Letters: Ugly tram poles trample on Capital’s ‘jewel in crown’

Tram posts on Princes Street limit views
Tram posts on Princes Street limit views
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With Princes Street re-opening this weekend citizens will be able to see the further defilement perpetrated on our “jewel in the crown” by the ghastly line of tram poles adding to the blot of what Gehr Architects described as “a wall of buses”.

At least the latter only occurs during rush hours – the blot on the landscape created by the tram poles and wires is going to be permanently spoiling the view from Princes Street.

And I have yet to see what will happen with the tram service on Princes Street when it has to be closed for festivals, parades, fireworks or protest marches.

If we had to have the trams (which we didn’t), they, and the buses, could have been on George Street, with Princes Street fully pedestrianised except for tour buses.

Planning informed me Princes Street was selected rather than George Street because that was the majority verdict of respondents. This was a massive planning error, worthy of comparison with those of Abercrombie and later Buchanan – but these two were defeated!

John Duncan, Rose Street North Lane, Edinburgh

Parking fee is not worth so much

EAST Lothian visitors and residents are being threatened with coastal car parking charges.

When the SNP consulted with the public in 2009 we quickly found that there was little support and that income levels would be nowhere near the figures now being quoted by Labour. In fact, the proposed Labour budget in February this year had an income of £250,000 this year from car parking charges! Of course that is before the, at least, six figure set-up and ongoing costs of administration.

The SNP view is that to introduce such charges would not generate massive income as claimed. And let’s look at the implications for the East Lothian economy. The very idea of more charges puts off tourists, and the money they spend in East Lothian which accounts for around 20 per cent of employment.

And it would appear that Labour just announced this policy without telling their Tory partners, the leader of which party will vote against any charges.

Cllr Stuart Currie, SNP, Musselburgh East and Carberry Ward, East Lothian Council

Charges keep the boy racers away

I DISAGREE with the Evening News viewpoint on levying a small fee on parking at beaches in East Lothian “We will fight them on the beaches!” (News, June 22).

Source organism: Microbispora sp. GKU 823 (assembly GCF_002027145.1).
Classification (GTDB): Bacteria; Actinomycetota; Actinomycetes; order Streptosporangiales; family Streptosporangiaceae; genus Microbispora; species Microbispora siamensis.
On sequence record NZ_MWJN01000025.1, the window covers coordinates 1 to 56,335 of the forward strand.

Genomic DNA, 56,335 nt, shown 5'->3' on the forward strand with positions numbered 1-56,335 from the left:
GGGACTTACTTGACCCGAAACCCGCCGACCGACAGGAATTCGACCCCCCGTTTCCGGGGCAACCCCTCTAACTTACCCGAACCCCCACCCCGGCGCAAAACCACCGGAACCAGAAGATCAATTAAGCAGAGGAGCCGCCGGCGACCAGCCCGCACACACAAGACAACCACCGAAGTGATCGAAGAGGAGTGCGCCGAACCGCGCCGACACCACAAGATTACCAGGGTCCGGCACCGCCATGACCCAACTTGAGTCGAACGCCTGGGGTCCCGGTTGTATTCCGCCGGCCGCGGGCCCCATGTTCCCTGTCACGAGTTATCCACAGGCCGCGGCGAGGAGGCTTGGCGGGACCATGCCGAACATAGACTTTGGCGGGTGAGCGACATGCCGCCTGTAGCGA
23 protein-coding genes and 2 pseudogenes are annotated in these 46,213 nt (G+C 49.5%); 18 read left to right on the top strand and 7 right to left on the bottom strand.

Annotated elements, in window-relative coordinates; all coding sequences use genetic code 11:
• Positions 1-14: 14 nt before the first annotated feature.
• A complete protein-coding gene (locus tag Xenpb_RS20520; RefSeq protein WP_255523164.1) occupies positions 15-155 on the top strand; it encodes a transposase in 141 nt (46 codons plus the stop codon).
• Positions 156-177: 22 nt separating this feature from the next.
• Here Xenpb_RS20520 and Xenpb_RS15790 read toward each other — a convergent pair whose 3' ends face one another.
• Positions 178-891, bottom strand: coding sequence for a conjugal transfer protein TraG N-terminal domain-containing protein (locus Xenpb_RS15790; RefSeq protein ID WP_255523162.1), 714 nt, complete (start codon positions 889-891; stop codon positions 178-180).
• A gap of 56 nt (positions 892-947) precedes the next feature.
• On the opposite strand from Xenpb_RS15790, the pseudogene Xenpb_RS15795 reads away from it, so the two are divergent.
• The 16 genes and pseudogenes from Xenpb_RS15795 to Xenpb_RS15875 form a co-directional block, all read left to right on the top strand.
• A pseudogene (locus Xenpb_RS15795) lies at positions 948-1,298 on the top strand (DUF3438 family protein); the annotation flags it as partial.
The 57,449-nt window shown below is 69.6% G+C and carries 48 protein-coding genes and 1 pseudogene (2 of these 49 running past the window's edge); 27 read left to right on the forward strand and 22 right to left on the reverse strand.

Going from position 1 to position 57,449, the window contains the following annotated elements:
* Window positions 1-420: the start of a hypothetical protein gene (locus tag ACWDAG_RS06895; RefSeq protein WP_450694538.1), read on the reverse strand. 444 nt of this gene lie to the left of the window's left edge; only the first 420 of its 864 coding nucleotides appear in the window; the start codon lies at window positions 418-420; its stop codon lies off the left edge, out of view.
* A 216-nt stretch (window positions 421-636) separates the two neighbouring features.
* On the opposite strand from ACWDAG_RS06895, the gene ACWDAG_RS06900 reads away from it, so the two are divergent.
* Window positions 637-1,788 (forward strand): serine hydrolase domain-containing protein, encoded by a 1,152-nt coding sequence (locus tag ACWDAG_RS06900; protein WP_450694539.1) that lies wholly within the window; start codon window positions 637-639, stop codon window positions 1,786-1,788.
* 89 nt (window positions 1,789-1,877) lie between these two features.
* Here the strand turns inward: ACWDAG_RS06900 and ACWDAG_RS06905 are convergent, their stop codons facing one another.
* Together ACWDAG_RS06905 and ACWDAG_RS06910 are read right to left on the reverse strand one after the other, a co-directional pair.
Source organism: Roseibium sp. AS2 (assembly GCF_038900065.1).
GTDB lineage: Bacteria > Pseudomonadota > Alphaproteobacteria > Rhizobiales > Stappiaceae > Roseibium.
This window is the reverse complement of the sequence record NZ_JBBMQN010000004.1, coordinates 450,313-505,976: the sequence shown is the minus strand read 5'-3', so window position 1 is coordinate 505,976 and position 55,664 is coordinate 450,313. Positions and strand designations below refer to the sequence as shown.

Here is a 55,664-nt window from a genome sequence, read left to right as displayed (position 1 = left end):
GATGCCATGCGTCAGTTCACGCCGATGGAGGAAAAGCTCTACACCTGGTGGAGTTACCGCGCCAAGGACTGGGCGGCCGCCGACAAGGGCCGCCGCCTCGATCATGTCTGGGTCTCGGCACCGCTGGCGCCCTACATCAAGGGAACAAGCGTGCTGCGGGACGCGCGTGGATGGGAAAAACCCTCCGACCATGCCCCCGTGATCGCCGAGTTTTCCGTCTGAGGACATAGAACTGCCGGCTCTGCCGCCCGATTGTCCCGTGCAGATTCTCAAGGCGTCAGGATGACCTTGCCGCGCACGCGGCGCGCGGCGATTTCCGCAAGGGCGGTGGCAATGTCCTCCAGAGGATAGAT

In Fife there is a charge in place to park at the Silver Sands Aberdour (summer only). This charge has been in place for many years and it currently stands at £1.20 and allows you to stay all day.

The best thing about the charge at Aberdour Silver Sands is the parking is controlled and it keeps the beach front itself clear of cars. The only vehicles that are allowed onto the beach front are emergency vehicles and those which have a disabled blue badge.

The controlled parking also ensures that the beach front is not frequented by boy racers and other undesirables and allows a safer environment for families and their children who are visiting the beach.

Alastair Macintyre, Webster Place, Rosyth, Fife

Plan for benefit cuts a PR disaster

THERE can be no greater example of the impact of remaining part of the UK than the benefit cuts proposed in Scotland by the Tories at Westminster. Coming on the day that the Tories, in alliance with the Labour Party, launched the No to independence campaign in Edinburgh, this was clearly a major PR disaster.

David Cameron’s proposals include introducing regional rates of benefits, scrapping housing benefit for the under-25s and removing or restricting some benefits to out-of-work families with large numbers of children. The Prime Minister’s intervention comes as an IPSOS Mori poll shows 67 per cent of people want the Scottish Government to take control of welfare and benefits, and yet the Labour Party are happy to let the Tories run the welfare state into the ground.

There are few certainties in life, but one of those is that we will see Scottish benefits cut by the Tories at Westminster, the price to be paid for the supposed Union dividend.

Alex Orr, Leamington Terrace, Edinburgh